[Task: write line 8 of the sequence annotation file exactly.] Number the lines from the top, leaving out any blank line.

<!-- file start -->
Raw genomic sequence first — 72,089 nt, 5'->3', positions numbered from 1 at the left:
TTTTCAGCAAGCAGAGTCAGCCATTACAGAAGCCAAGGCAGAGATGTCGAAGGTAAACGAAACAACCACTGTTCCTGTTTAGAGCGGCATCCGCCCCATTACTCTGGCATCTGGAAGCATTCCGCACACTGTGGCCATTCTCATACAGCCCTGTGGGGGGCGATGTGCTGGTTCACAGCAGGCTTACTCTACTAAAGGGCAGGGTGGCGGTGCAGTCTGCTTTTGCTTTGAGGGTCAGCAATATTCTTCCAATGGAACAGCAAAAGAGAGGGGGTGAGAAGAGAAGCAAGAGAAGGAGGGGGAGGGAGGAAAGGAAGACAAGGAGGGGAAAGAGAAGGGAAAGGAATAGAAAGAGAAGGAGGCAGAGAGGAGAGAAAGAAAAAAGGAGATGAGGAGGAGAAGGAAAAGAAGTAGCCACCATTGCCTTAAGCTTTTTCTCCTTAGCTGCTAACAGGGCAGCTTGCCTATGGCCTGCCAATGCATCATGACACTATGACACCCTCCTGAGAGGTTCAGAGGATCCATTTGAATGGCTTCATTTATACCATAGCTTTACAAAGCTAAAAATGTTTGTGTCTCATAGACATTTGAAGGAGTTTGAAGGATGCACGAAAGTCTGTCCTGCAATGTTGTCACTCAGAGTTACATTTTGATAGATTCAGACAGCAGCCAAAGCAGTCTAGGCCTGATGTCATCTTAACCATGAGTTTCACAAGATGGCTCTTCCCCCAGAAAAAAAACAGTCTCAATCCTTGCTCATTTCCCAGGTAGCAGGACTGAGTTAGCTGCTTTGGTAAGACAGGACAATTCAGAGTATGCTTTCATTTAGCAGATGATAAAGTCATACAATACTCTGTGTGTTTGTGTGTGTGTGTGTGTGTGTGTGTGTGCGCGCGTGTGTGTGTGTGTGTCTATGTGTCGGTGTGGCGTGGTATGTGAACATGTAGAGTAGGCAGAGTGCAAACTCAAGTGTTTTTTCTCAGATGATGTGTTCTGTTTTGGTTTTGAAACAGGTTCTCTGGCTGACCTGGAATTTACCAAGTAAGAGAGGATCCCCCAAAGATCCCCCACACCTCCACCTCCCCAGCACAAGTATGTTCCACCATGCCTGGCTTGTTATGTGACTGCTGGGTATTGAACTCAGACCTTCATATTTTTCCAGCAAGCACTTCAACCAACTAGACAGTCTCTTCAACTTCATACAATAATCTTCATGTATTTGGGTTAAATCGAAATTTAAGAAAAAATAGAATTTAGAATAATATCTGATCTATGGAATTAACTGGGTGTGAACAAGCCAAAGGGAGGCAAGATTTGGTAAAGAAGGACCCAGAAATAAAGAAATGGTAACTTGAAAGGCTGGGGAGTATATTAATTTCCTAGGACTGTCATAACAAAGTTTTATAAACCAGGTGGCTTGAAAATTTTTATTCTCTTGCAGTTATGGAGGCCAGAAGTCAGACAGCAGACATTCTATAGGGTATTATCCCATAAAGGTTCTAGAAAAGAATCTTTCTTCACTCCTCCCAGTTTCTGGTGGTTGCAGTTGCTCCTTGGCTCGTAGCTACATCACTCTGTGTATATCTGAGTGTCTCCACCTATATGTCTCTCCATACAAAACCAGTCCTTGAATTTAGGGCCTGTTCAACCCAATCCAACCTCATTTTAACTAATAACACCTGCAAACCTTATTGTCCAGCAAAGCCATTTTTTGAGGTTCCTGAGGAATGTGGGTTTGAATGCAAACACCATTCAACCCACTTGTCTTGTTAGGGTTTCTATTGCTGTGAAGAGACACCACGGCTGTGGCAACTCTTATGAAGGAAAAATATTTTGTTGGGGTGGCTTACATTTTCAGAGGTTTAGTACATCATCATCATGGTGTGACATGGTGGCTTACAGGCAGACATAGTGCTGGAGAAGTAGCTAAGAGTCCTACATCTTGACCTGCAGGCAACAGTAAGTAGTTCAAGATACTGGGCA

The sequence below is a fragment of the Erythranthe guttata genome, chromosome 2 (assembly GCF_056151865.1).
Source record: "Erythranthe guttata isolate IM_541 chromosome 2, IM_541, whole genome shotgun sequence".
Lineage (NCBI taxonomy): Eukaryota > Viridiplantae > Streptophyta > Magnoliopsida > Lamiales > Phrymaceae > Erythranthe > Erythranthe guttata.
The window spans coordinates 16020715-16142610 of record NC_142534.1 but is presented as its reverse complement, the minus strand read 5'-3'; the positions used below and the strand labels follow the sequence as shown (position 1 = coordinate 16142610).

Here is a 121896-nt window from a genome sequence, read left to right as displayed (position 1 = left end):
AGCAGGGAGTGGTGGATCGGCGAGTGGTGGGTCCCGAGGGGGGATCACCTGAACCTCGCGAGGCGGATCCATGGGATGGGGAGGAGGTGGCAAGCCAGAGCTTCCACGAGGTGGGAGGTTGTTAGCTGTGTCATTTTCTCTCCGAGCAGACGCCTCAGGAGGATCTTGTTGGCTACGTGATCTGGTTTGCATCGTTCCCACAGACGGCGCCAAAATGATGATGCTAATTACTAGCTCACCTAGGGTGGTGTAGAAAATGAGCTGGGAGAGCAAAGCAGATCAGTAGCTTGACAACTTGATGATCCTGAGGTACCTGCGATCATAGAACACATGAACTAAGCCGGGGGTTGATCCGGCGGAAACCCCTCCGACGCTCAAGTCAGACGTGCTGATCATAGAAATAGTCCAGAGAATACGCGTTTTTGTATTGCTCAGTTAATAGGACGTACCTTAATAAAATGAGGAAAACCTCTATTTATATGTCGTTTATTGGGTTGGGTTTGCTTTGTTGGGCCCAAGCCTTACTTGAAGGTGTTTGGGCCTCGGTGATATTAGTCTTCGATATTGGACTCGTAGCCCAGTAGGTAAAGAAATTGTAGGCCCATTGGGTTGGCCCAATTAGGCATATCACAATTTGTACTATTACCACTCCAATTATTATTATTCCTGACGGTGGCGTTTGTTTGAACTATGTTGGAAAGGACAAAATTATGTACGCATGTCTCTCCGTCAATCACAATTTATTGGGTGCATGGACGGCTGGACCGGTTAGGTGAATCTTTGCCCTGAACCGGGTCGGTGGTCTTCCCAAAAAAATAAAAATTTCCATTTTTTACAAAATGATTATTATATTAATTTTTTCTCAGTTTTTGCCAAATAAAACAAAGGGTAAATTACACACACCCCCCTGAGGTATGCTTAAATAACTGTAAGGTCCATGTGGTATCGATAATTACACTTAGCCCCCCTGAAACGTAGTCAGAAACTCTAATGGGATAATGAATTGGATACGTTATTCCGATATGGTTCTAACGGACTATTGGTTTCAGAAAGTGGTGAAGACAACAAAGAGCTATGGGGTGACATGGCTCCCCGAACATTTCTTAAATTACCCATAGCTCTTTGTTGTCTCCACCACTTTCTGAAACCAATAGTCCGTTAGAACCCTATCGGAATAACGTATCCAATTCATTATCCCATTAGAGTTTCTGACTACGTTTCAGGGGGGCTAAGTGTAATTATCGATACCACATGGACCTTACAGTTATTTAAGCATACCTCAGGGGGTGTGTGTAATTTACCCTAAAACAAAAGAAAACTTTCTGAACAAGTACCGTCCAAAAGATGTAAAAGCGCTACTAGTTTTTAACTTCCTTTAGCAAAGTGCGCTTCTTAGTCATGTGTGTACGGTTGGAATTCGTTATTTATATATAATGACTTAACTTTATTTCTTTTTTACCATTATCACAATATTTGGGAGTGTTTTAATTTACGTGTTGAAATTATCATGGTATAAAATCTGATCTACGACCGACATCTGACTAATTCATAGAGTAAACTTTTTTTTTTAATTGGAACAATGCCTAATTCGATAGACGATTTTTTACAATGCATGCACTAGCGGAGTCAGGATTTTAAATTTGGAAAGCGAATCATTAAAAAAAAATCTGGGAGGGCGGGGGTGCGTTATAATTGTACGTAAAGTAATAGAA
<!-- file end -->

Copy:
AGCAGGGAGTGGTGGATCGGCGAGTGGTGGGTCCCGAGGGGGGATCACCTGAACCTCGCGAGGCGGATCCATGGGATGGGGAGGAGGTGGCAAGCCAGAGCTTCCACGAGGTGGGAGGTTGTTAGCTGTGTCATTTTCTCTCCGAGCAGACGCCTCAGGAGGATCTTGTTGGCTACGTGATCTGGTTTGCATCGTTCCCACAGACGGCGCCAAAATGATGATGCTAATTACTAGCTCACCTAGGGTGGTGTAGAAAATGAGCTGGGAGAGCAAAGCAGATCAGTAGCTTGACAACTTGATGATCCTGAGGTACCTGCGATCATAGAACACATGAACTAAGCCGGGGGTTGATCCGGCGGAAACCCCTCCGACGCTCAAGTCAGACGTGCTGATCATAGAAATAGTCCAGAGAATACGCGTTTTTGTATTGCTCAGTTAATAGGACGTACCTTAATAAAATGAGGAAAACCTCTATTTATATGTCGTTTATTGGGTTGGGTTTGCTTTGTTGGGCCCAAGCCTTACTTGAAGGTGTTTGGGCCTCGGTGATATTAGTCTTCGATATTGGACTCGTAGCCCAGTAGGTAAAGAAATTGTAGGCCCATTGGGTTGGCCCAATTAGGCATATCACAATTTGTACTATTACCACTCCAATTATTATTATTCCTGACGGTGGCGTTTGTTTGAACTATGTTGGAAAGGACAAAATTATGTACGCATGTCTCTCCGTCAATCACAATTTATTGGGTGCATGGACGGCTGGACCGGTTAGGTGAATCTTTGCCCTGAACCGGGTCGGTGGTCTTCCCAAAAAAATAAAAATTTCCATTTTTTACAAAATGATTATTATATTAATTTTTTCTCAGTTTTTGCCAAATAAAACAAAGGGTAAATTACACACACCCCCCTGAGGTATGCTTAAATAACTGTAAGGTCCATGTGGTATCGATAATTACACTTAGCCCCCCTGAAACGTAGTCAGAAACTCTAATGGGATAATGAATTGGATACGTTATTCCGATATGGTTCTAACGGACTATTGGTTTCAGAAAGTGGTGAAGACAACAAAGAGCTATGGGGTGACATGGCTCCCCGAACATTTCTTAAATTACCCATAGCTCTTTGTTGTCTCCACCACTTTCTGAAACCAATAGTCCGTTAGAACCCTATCGGAATAACGTATCCAATTCATTATCCCATTAGAGTTTCTGACTACGTTTCAGGGGGGCTAAGTGTAATTATCGATACCACATGGACCTTACAGTTATTTAAGCATACCTCAGGGGGTGTGTGTAATTTACCCTAAAACAAAAGAAAACTTTCTGAACAAGTACCGTCCAAAAGATGTAAAAGCGCTACTAGTTTTTAACTTCCTTTAGCAAAGTGCGCTTCTTAGTCATGTGTGTACGGTTGGAATTCGTTATTTATATATAATGACTTAACTTTATTTCTTTTTTACCATTATCACAATATTTGGGAGTGTTTTAATTTACGTGTTGAAATTATCATGGTATAAAATCTGATCTACGACCGACATCTGACTAATTCATAGAGTAAACTTTTTTTTTTAATTGGAACAATGCCTAATTCGATAGACGATTTTTTACAATGCATGCACTAGCGGAGTCAGGATTTTAAATTTGGAAAGCGAATCATTAAAAAAAAATCTGGGAGGGCGGGGGTGCGTTATAATTGTACGTAAAGTAATAGAA